In 2012, McDonald’s answered Canadians’ burning questions about how it sourced its ingredients, including were its French fries actually French (non) or healthy (mais oui). A year later its soul-baring tour landed in Australia, where a Track My Maccas app informed Aussies about its supply chain. Then it was off to America, where in 2014 the world’s biggest burger chain offered customers a peek inside the kitchen to address such sticky topics as pink slime.
Now it’s Brits’ turn to find out where their McD’s burgers come from (yes, a cow) and if Chicken McNuggets are made from actual chickens in its “Good to Know” campaign.
The “Good to Know: Chicken” TV commercial above is complemented by the video below, which explains, “From time to time, people ask us what our Chicken McNuggets are made from. So we’ve invited blogger Emma behind the scenes to find out how McDonald’s Chicken McNuggets are made with 100% chicken breast meat. Watch this short film to find out more.”
The hope, of course, is to build trust in the brand by opening the doors for people to see exactly where its food comes from. (Taco Bell, in comparison, tried a US pop-up that targeted rivals’ employees to show how its products are made and the quality of its ingredients.)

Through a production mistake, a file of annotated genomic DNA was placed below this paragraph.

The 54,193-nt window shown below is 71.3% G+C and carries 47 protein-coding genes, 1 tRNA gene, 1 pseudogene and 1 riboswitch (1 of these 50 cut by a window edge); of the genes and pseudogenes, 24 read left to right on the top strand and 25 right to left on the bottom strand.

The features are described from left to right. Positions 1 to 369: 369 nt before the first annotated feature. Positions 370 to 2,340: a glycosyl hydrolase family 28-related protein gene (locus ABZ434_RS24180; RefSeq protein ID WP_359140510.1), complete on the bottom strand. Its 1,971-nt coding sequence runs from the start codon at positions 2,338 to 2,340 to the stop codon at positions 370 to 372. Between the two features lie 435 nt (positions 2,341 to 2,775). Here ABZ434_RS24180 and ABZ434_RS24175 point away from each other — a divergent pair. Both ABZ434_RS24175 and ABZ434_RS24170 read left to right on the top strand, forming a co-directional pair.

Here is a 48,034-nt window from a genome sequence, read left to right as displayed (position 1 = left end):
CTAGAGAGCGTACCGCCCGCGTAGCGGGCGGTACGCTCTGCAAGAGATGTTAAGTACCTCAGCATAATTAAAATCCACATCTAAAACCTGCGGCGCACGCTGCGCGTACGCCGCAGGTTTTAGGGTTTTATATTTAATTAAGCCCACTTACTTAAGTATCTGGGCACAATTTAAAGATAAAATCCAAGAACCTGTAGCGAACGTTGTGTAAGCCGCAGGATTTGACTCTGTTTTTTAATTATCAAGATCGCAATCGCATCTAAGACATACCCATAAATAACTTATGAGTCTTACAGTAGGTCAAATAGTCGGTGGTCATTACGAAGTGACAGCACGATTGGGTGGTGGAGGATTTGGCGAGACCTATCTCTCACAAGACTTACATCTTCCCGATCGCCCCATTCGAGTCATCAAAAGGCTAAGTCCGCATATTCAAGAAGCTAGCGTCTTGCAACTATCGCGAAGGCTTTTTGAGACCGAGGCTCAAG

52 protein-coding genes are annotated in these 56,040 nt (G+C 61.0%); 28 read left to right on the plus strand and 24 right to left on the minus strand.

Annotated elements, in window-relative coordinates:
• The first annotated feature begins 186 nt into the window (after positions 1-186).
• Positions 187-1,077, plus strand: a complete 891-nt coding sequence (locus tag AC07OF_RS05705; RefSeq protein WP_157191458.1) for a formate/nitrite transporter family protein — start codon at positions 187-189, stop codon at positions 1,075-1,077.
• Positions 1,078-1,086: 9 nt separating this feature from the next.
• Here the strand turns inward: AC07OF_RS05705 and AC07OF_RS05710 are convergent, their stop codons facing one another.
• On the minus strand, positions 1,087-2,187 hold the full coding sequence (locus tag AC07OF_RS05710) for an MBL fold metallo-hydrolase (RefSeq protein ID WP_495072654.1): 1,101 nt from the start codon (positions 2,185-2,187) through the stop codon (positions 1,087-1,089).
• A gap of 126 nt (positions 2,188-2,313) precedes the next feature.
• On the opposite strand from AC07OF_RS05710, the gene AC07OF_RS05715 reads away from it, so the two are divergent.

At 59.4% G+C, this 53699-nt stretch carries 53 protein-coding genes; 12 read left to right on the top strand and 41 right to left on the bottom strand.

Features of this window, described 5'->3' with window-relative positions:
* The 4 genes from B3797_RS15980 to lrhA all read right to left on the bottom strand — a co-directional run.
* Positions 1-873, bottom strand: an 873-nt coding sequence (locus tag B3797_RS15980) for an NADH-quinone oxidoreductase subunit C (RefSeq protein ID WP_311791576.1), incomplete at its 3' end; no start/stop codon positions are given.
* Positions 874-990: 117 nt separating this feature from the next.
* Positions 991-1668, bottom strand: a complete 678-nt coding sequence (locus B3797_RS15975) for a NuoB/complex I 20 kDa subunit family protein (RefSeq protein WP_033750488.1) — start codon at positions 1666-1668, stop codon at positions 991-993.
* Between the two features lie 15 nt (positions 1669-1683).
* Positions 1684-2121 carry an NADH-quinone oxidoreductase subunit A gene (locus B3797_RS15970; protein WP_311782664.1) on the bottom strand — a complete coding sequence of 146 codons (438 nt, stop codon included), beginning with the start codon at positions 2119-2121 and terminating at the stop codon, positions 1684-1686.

As Britain’s Campaign points out, the message is being conveyed to consumers in TV spots featuring farmers, butchers and teachers. Naturally, there’s a website where intrigued members of the public can find out more about the quality of brand’s food, nutrition and sourcing.
While supply chain isn’t usually a consumer-facing topic, more consumers than ever are concerned about the authenticity of what they’re eating and how it affects their health, especially parents (hence the focus on social media influencers such as YouTube stars, above, and mums who blog).
One thing McDonald’s UK is making extra sure that all Brits know is that its French fries and hash browns come solely from good old British potatoes—not France, despite the name. Britain had previously accounted for 87% of the potatoes used in the brand’s fries, but now make up 100%. (That’s a lot of spuds, monsieur.) See more in its “Good to Know: Fries” advert below: